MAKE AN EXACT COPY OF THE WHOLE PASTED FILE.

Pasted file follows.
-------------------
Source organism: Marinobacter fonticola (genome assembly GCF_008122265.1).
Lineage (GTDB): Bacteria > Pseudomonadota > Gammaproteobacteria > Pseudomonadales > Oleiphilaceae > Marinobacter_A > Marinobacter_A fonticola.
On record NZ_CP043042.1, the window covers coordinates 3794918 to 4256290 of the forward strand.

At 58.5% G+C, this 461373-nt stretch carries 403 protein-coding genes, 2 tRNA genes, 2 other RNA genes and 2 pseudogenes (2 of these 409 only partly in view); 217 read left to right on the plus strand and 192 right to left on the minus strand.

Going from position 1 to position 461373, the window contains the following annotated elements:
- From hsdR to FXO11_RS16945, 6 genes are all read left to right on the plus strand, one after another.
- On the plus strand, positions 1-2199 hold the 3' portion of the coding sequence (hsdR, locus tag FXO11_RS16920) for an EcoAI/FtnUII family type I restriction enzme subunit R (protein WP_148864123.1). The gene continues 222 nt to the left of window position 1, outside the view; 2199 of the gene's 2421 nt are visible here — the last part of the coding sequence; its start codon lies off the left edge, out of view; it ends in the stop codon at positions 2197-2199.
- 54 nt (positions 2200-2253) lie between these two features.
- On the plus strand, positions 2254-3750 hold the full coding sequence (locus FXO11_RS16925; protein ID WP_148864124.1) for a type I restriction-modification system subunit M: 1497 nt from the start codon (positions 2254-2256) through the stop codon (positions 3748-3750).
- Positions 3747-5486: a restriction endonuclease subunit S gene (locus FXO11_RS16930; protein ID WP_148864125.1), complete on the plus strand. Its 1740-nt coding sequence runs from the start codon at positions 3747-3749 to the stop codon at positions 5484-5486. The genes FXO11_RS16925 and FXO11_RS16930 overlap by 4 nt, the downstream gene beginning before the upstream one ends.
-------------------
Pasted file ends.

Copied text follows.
Source organism: Marinobacter fonticola (genome assembly GCF_008122265.1).
Lineage (GTDB): Bacteria > Pseudomonadota > Gammaproteobacteria > Pseudomonadales > Oleiphilaceae > Marinobacter_A > Marinobacter_A fonticola.
On record NZ_CP043042.1, the window covers coordinates 3794918 to 4256290 of the forward strand.

At 58.5% G+C, this 461373-nt stretch carries 403 protein-coding genes, 2 tRNA genes, 2 other RNA genes and 2 pseudogenes (2 of these 409 only partly in view); 217 read left to right on the plus strand and 192 right to left on the minus strand.

Going from position 1 to position 461373, the window contains the following annotated elements:
- From hsdR to FXO11_RS16945, 6 genes are all read left to right on the plus strand, one after another.
- On the plus strand, positions 1-2199 hold the 3' portion of the coding sequence (hsdR, locus tag FXO11_RS16920) for an EcoAI/FtnUII family type I restriction enzme subunit R (protein WP_148864123.1). The gene continues 222 nt to the left of window position 1, outside the view; 2199 of the gene's 2421 nt are visible here — the last part of the coding sequence; its start codon lies off the left edge, out of view; it ends in the stop codon at positions 2197-2199.
- 54 nt (positions 2200-2253) lie between these two features.
- On the plus strand, positions 2254-3750 hold the full coding sequence (locus FXO11_RS16925; protein ID WP_148864124.1) for a type I restriction-modification system subunit M: 1497 nt from the start codon (positions 2254-2256) through the stop codon (positions 3748-3750).
- Positions 3747-5486: a restriction endonuclease subunit S gene (locus FXO11_RS16930; protein ID WP_148864125.1), complete on the plus strand. Its 1740-nt coding sequence runs from the start codon at positions 3747-3749 to the stop codon at positions 5484-5486. The genes FXO11_RS16925 and FXO11_RS16930 overlap by 4 nt, the downstream gene beginning before the upstream one ends.